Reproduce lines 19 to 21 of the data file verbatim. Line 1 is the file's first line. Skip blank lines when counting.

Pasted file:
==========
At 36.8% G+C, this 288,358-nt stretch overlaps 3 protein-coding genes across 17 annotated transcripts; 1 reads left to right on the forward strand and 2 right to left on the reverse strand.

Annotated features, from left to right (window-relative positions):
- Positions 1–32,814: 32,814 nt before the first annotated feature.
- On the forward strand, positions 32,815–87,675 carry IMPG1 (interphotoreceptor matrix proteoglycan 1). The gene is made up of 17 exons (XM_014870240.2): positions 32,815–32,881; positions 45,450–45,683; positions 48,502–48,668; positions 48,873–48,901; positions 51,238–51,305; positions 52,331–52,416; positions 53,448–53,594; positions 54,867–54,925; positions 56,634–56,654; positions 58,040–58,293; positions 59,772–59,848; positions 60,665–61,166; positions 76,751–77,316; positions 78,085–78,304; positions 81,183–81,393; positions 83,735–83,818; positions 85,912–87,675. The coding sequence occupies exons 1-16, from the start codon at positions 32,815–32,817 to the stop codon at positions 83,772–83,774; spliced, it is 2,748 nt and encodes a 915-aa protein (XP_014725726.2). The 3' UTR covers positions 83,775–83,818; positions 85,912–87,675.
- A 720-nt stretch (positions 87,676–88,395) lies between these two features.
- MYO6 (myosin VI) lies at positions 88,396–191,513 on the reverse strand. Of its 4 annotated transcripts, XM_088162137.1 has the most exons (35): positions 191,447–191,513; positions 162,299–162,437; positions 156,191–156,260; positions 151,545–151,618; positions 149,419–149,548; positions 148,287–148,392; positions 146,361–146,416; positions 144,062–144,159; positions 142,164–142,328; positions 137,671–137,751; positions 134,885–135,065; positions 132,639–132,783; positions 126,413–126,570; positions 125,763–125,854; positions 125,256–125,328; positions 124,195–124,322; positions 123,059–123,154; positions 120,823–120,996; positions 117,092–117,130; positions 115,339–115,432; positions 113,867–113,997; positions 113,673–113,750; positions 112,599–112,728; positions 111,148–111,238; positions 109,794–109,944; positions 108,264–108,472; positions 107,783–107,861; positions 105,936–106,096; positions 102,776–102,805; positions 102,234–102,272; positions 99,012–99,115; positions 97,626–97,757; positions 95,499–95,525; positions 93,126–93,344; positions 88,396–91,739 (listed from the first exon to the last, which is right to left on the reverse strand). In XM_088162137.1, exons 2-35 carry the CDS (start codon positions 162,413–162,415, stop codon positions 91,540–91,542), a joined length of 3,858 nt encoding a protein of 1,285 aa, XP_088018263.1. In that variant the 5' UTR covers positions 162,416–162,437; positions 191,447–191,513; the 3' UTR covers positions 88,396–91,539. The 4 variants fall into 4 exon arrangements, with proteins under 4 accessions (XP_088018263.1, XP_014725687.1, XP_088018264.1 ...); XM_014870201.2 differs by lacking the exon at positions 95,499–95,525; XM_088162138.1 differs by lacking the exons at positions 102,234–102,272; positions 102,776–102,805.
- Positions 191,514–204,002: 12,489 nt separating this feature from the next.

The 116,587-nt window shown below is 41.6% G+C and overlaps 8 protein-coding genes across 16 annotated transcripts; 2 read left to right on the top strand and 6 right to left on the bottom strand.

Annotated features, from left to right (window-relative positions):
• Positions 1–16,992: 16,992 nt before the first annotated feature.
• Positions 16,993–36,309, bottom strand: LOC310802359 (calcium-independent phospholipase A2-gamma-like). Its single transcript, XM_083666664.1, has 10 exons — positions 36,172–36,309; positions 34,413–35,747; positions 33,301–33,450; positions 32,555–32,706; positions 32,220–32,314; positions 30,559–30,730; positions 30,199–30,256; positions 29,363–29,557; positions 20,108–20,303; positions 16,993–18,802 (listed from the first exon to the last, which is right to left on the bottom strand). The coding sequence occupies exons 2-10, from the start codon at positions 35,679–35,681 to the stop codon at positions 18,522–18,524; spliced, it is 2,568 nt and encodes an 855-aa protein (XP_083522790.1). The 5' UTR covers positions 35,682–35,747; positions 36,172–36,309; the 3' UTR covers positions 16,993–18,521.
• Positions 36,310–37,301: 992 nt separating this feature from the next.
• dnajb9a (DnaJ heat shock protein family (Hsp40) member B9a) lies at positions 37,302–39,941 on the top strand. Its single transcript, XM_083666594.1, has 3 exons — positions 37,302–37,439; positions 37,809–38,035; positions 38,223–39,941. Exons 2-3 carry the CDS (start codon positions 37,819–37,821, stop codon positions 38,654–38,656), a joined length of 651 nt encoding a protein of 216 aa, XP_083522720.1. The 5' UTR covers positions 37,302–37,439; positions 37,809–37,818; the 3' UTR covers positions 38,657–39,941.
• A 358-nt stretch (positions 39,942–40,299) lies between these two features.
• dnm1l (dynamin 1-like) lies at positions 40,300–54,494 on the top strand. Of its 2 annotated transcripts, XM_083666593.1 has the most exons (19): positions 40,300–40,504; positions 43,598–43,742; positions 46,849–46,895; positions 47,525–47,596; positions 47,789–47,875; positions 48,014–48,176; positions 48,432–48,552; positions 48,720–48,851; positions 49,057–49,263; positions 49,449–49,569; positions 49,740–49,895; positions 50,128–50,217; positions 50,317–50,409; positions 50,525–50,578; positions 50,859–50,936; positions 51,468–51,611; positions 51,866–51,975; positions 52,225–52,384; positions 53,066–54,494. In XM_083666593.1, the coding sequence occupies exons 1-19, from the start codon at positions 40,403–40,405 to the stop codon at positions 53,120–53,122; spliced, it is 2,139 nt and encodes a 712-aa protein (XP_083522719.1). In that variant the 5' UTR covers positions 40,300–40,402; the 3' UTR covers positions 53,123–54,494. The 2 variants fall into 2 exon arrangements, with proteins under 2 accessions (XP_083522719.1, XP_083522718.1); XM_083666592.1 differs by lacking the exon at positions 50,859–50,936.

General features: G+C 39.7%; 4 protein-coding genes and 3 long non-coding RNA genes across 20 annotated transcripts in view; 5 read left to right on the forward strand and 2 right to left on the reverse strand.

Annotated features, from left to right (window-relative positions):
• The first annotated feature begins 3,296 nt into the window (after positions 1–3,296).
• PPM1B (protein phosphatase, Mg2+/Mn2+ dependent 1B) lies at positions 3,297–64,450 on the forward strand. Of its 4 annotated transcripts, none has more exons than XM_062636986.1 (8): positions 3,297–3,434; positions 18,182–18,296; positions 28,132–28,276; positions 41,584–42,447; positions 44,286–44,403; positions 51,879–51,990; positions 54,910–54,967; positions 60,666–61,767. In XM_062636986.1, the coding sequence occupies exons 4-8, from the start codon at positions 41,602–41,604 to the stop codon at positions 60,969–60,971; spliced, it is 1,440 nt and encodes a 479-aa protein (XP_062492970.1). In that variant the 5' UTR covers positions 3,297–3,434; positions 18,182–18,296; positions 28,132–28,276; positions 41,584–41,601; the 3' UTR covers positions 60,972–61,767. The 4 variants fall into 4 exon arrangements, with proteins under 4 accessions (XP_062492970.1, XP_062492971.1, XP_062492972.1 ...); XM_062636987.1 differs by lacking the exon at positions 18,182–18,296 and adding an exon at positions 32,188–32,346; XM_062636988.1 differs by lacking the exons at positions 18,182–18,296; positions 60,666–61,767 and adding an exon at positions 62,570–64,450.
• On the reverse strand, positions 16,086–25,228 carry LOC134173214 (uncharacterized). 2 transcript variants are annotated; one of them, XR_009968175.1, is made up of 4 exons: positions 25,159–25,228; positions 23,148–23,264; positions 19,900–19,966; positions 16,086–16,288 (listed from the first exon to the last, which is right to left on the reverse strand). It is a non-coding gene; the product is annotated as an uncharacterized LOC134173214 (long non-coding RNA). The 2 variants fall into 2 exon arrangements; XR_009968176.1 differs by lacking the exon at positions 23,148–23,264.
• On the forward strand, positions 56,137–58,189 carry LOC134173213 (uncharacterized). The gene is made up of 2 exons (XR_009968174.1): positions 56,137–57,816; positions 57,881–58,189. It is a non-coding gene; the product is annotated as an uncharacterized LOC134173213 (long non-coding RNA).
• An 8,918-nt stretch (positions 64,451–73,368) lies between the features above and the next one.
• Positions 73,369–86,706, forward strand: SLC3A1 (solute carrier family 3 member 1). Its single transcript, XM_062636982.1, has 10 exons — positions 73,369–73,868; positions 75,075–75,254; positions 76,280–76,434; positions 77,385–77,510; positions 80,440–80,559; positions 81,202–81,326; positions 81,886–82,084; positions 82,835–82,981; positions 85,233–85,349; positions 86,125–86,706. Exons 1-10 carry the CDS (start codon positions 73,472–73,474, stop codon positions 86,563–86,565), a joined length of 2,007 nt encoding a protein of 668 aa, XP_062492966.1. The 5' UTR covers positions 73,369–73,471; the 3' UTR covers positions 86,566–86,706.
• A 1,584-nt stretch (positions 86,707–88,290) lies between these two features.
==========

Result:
• PPM1B (protein phosphatase, Mg2+/Mn2+ dependent 1B) lies at positions 3,297–64,450 on the forward strand. Of its 4 annotated transcripts, none has more exons than XM_062636986.1 (8): positions 3,297–3,434; positions 18,182–18,296; positions 28,132–28,276; positions 41,584–42,447; positions 44,286–44,403; positions 51,879–51,990; positions 54,910–54,967; positions 60,666–61,767. In XM_062636986.1, the coding sequence occupies exons 4-8, from the start codon at positions 41,602–41,604 to the stop codon at positions 60,969–60,971; spliced, it is 1,440 nt and encodes a 479-aa protein (XP_062492970.1). In that variant the 5' UTR covers positions 3,297–3,434; positions 18,182–18,296; positions 28,132–28,276; positions 41,584–41,601; the 3' UTR covers positions 60,972–61,767. The 4 variants fall into 4 exon arrangements, with proteins under 4 accessions (XP_062492970.1, XP_062492971.1, XP_062492972.1 ...); XM_062636987.1 differs by lacking the exon at positions 18,182–18,296 and adding an exon at positions 32,188–32,346; XM_062636988.1 differs by lacking the exons at positions 18,182–18,296; positions 60,666–61,767 and adding an exon at positions 62,570–64,450.
• On the reverse strand, positions 16,086–25,228 carry LOC134173214 (uncharacterized). 2 transcript variants are annotated; one of them, XR_009968175.1, is made up of 4 exons: positions 25,159–25,228; positions 23,148–23,264; positions 19,900–19,966; positions 16,086–16,288 (listed from the first exon to the last, which is right to left on the reverse strand). It is a non-coding gene; the product is annotated as an uncharacterized LOC134173214 (long non-coding RNA). The 2 variants fall into 2 exon arrangements; XR_009968176.1 differs by lacking the exon at positions 23,148–23,264.
• On the forward strand, positions 56,137–58,189 carry LOC134173213 (uncharacterized). The gene is made up of 2 exons (XR_009968174.1): positions 56,137–57,816; positions 57,881–58,189. It is a non-coding gene; the product is annotated as an uncharacterized LOC134173213 (long non-coding RNA).